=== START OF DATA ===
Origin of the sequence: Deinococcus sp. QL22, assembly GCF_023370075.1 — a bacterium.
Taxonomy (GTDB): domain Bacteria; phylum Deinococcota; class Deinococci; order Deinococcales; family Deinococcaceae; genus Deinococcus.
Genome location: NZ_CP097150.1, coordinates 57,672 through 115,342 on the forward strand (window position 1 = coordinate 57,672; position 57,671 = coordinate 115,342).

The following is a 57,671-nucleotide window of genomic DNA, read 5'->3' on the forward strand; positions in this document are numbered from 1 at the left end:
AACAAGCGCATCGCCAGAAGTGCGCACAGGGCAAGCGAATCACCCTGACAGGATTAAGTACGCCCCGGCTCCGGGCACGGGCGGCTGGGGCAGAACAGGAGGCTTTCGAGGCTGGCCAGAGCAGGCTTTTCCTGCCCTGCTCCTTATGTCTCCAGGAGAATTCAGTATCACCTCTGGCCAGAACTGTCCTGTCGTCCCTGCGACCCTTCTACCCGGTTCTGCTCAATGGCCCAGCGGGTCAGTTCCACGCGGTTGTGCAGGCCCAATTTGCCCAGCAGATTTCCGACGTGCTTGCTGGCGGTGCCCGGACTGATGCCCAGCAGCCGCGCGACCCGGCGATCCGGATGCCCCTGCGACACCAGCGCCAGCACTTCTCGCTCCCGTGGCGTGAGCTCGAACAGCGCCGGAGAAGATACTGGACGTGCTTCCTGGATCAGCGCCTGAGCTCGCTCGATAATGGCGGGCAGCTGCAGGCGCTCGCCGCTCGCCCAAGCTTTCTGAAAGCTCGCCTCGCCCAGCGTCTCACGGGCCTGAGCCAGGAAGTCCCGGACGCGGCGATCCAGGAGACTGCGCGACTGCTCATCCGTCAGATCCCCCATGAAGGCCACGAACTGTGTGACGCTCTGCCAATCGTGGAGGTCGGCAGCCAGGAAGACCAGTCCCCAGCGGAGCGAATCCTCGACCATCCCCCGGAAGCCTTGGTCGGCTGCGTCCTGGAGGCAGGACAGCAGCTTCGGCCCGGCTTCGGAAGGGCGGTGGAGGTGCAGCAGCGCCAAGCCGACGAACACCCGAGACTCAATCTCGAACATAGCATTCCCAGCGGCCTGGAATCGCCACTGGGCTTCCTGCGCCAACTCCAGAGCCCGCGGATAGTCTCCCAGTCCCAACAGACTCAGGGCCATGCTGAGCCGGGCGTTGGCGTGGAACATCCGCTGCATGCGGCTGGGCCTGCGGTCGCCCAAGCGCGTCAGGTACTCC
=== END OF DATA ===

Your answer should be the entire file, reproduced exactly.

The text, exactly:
Origin of the sequence: Deinococcus sp. QL22, assembly GCF_023370075.1 — a bacterium.
Taxonomy (GTDB): domain Bacteria; phylum Deinococcota; class Deinococci; order Deinococcales; family Deinococcaceae; genus Deinococcus.
Genome location: NZ_CP097150.1, coordinates 57,672 through 115,342 on the forward strand (window position 1 = coordinate 57,672; position 57,671 = coordinate 115,342).

The following is a 57,671-nucleotide window of genomic DNA, read 5'->3' on the forward strand; positions in this document are numbered from 1 at the left end:
AACAAGCGCATCGCCAGAAGTGCGCACAGGGCAAGCGAATCACCCTGACAGGATTAAGTACGCCCCGGCTCCGGGCACGGGCGGCTGGGGCAGAACAGGAGGCTTTCGAGGCTGGCCAGAGCAGGCTTTTCCTGCCCTGCTCCTTATGTCTCCAGGAGAATTCAGTATCACCTCTGGCCAGAACTGTCCTGTCGTCCCTGCGACCCTTCTACCCGGTTCTGCTCAATGGCCCAGCGGGTCAGTTCCACGCGGTTGTGCAGGCCCAATTTGCCCAGCAGATTTCCGACGTGCTTGCTGGCGGTGCCCGGACTGATGCCCAGCAGCCGCGCGACCCGGCGATCCGGATGCCCCTGCGACACCAGCGCCAGCACTTCTCGCTCCCGTGGCGTGAGCTCGAACAGCGCCGGAGAAGATACTGGACGTGCTTCCTGGATCAGCGCCTGAGCTCGCTCGATAATGGCGGGCAGCTGCAGGCGCTCGCCGCTCGCCCAAGCTTTCTGAAAGCTCGCCTCGCCCAGCGTCTCACGGGCCTGAGCCAGGAAGTCCCGGACGCGGCGATCCAGGAGACTGCGCGACTGCTCATCCGTCAGATCCCCCATGAAGGCCACGAACTGTGTGACGCTCTGCCAATCGTGGAGGTCGGCAGCCAGGAAGACCAGTCCCCAGCGGAGCGAATCCTCGACCATCCCCCGGAAGCCTTGGTCGGCTGCGTCCTGGAGGCAGGACAGCAGCTTCGGCCCGGCTTCGGAAGGGCGGTGGAGGTGCAGCAGCGCCAAGCCGACGAACACCCGAGACTCAATCTCGAACATAGCATTCCCAGCGGCCTGGAATCGCCACTGGGCTTCCTGCGCCAACTCCAGAGCCCGCGGATAGTCTCCCAGTCCCAACAGACTCAGGGCCATGCTGAGCCGGGCGTTGGCGTGGAACATCCGCTGCATGCGGCTGGGCCTGCGGTCGCCCAAGCGCGTCAGGTACTCC